• 1 (16-ounce, or 454 g) box elbow macaroni = 4 cups dry pasta = 8 cups (1.1 kg) cooked pasta

• At least 4 cups (weight varies) of sauce is needed for 8 cups (1.1 kg) cooked pasta.

• A 9 × 13-inch (23 × 33 cm) or (preferably) a 10 × 14-inch (25 × 35 cm) baking dish is best for 8 cups (1.1 kg) cooked pasta + 4 to 6 cups (weight varies) sauce.

If your mac uncheese features add-ins, you will need a 10 × 14-inch (25 × 35 cm) or other 4-quart (3.8 L) baking dish. Otherwise, divide the mac uncheese into two 8- or 9-inch (20 or 23 cm) 2-quart (1.9 L) baking dishes.

If your cooked pasta yield is more than 8 cups (1.1 kg) or if you have a lot of add-ins or prefer a saucier dish, simply scoop out 1 or 2 cups (140 to 280 g) of the cooked pasta to make more room in the baking dish.

THE MAC

Although elbow macaroni is typically used (the ridged kind being preferable because it holds the sauce), there are a number of other pasta varieties that fill the bill nicely. Virtually any small pasta shape can be used interchangeably in any of the recipes. You can even use long noodles, if that is your preference.

Here are some of my favorite choices to put the "mac" in mac uncheese:

• Cavatappi/Cellentani

• Elbow macaroni

• Farfalle

• Orecchiette

• Penne

• Radiatore

• Campanelle

• Rotelle

• Rotini

• Small shells

• Ziti

• Gemelli

HOW MUCH PASTA?

Once upon a time, most boxes of pasta weighed 16 ounces (454 g). Then, seemingly overnight, some brands began selling their pasta varieties in 8-, 10-, and 12-ounce (225 g, 280 g, and 340 g) boxes, making the idea of calling for "a box of pasta" unrealistic. Still, it's also unrealistic to cook only a portion of a box of pasta. Why go through all the trouble of boiling and draining pasta more than once? Even if you don't plan to use it all in the same recipe, the leftover pasta can be used to make other dishes another day. I also dislike being fooled by half-empty boxes in my pantry, thinking they contain the full amount. To simplify things, I suggest you cook the entire box of pasta, regardless of weight, and then use as much or as little as needed for your recipe. Chances are, you'll end up using the whole box anyway.

Because most pasta still comes in 16-ounce (454 g) boxes, that is what is used in these recipes. If you prefer to make less, cut the recipe in half or make two smaller casseroles, saving one to serve later in the week.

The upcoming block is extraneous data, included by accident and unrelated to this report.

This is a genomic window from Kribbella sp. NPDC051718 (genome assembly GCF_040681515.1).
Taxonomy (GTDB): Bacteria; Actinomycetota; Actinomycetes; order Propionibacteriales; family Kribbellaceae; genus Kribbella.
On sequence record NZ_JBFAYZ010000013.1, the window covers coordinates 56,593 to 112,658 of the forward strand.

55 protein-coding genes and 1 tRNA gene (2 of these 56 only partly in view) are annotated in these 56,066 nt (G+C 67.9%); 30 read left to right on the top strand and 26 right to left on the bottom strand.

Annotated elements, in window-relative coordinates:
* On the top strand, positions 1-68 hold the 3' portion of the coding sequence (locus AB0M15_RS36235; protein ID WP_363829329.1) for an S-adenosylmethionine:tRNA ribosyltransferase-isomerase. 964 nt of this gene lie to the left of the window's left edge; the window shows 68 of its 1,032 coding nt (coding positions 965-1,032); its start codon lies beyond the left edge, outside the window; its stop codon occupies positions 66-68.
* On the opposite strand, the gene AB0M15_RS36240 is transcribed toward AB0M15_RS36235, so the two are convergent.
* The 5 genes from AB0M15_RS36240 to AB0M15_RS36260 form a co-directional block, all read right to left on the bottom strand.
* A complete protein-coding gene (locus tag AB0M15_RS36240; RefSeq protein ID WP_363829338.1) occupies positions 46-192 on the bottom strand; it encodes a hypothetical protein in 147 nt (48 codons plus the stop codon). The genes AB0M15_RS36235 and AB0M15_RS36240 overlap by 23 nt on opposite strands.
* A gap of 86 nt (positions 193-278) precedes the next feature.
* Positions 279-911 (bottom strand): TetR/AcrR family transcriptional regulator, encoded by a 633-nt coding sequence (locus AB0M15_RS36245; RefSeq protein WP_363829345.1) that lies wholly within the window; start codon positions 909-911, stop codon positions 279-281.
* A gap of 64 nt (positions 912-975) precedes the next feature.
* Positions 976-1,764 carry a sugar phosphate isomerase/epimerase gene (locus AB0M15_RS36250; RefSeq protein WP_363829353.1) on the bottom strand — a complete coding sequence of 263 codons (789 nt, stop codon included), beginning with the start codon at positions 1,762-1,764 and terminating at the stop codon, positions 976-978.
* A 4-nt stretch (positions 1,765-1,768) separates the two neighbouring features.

TOPPINGS

A crunchy topping can be a textural and flavorful element that makes a mac uncheese extra special. It is an especially good idea to use a topping for baked mac uncheese casseroles because it keeps the pasta beneath it from drying out. Even when you're serving it from the stovetop (more on that later), a sprinkling of toasted crumbs or other topping makes a nice addition — both for visual appeal and added texture.

Here are a number of ways to top your mac:

Crumbs

• Cracker crumbs

• Crushed pretzels

• Herb-seasoned bread crumbs

• Toasted Panko Crumbs (page 25)

• Crushed cornflakes

Nuts/Seeds

• Chopped pecans, walnuts, or other chopped nuts

• Crushed smoked almonds

• Roasted hulled pumpkin seeds

• Roasted hulled sunflower seeds

• Sesame seeds

Chips

• Crumbled barbecue potato chips

• Crumbled plain potato chips

• Crushed corn chips or tortilla chips

(Continues…)


Excerpted from "Vegan Mac & Cheese"
by .
Copyright © 2019 Robin Robertson.
Excerpted by permission of The Quarto Group.
All rights reserved. No part of this excerpt may be reproduced or reprinted without permission in writing from the publisher.
Excerpts are provided by Dial-A-Book Inc. solely for the personal use of visitors to this web site.

Table of Contents

Introduction Thinking Outside the Box, 9,
Chapter 1 Basic Vegan Mac & Cheese, 31,
Soy-Good Mac Uncheese, 32,
Free Mac, 33,
Cashew Cheesy Mac, 34,
Mom's Baked Mac Uncheese, 37,
Classy Mac Uncheese, 38,
One-Pot Cheesy Mac, 39,
Easy-Cheesy Pantry Mac, 41,
Better-than-Boxed Mac Uncheese, 42,
Chapter 2 Global Cheesy Macs, 45,
Mac and Thai, 46,
Käsespätzle, 48,
Greek Spinach Orzo Bake, 51,
Blushing Baked Ziti, 54,
Italian Macaroni Pie, 56,
Salsa Mac and Queso, 57,
Creamy Curry Mac, 59,
Noodle Kugel, 60,
Bajan Macaroni Pie, 61,
Berbere-Spiced Mac Uncheese, 62,
Pastitsio, 64,
Mac and Creole, 65,
Chapter 3 Macand Veggies, 67,
Roasted Butternut Mac Uncheese, 68,
Cheesy Spaghetti Squash Mac, 69,
Spinach-Artichoke Mac and Cheese, 70,
Rutabaga Mac and Greens, 72,
Cheesy Broccoli Mac, 73,
Buffalo Cauliflower Mac, 75,
Arugula Pesto Mac Uncheese, 78,
Asparagus Mac and Hollandaise, 81,
Smoky Mac and Peas with Mushroom Bacon, 82,
Brussels and Bacon Cheesy Mac, 85,
Cheesy Primavera Mac, 88,
Roasted Vegetable Cheesy Mac, 90,
Mac and Giardiniera, 91,
Roasted Garlic Mac and Cheese, 92,
Bill's Artichoke Mac and Chips, 93,
Chapter 4 Meaty Macs, 95,
Chili Mac, 96,
Crabby Mac Uncheese, 99,
BBQ Jack and Mac, 100,
Philly Cheesesteak Mac, 102,
Kid's Stuff Mac 'n' Cheese, 105,
Shepherd's Mac, 106,
Lobster Mushroom Mac Uncheese, 108,
Brat & Kraut Mac & Cheese, 110,
Jerk Tempeh Mac, 113,
Tetrazzini Mac, 115,
Mac and Stroganoff, 116,
Chapter 5 Fun with Mac & Cheese, 119,
Cheesy Mac Mug, 120,
Mac Uncheese Omelet, 122,
Waned Mac Uncheese, 123,
Cheesy Broccoli Mac Soup, 125,
Mac Uncheese Balls, 126,
Cheesy Mac Muffins, 129,
Mac 'n' Pizza, 131,
Mac Uncheese Quesadillas, 133,
Indian Vermicelli Pudding, 134,
Sweet Noodle Kugel, 135,
Acknowledgments, 138,
About the Author, 139,
Index, 140,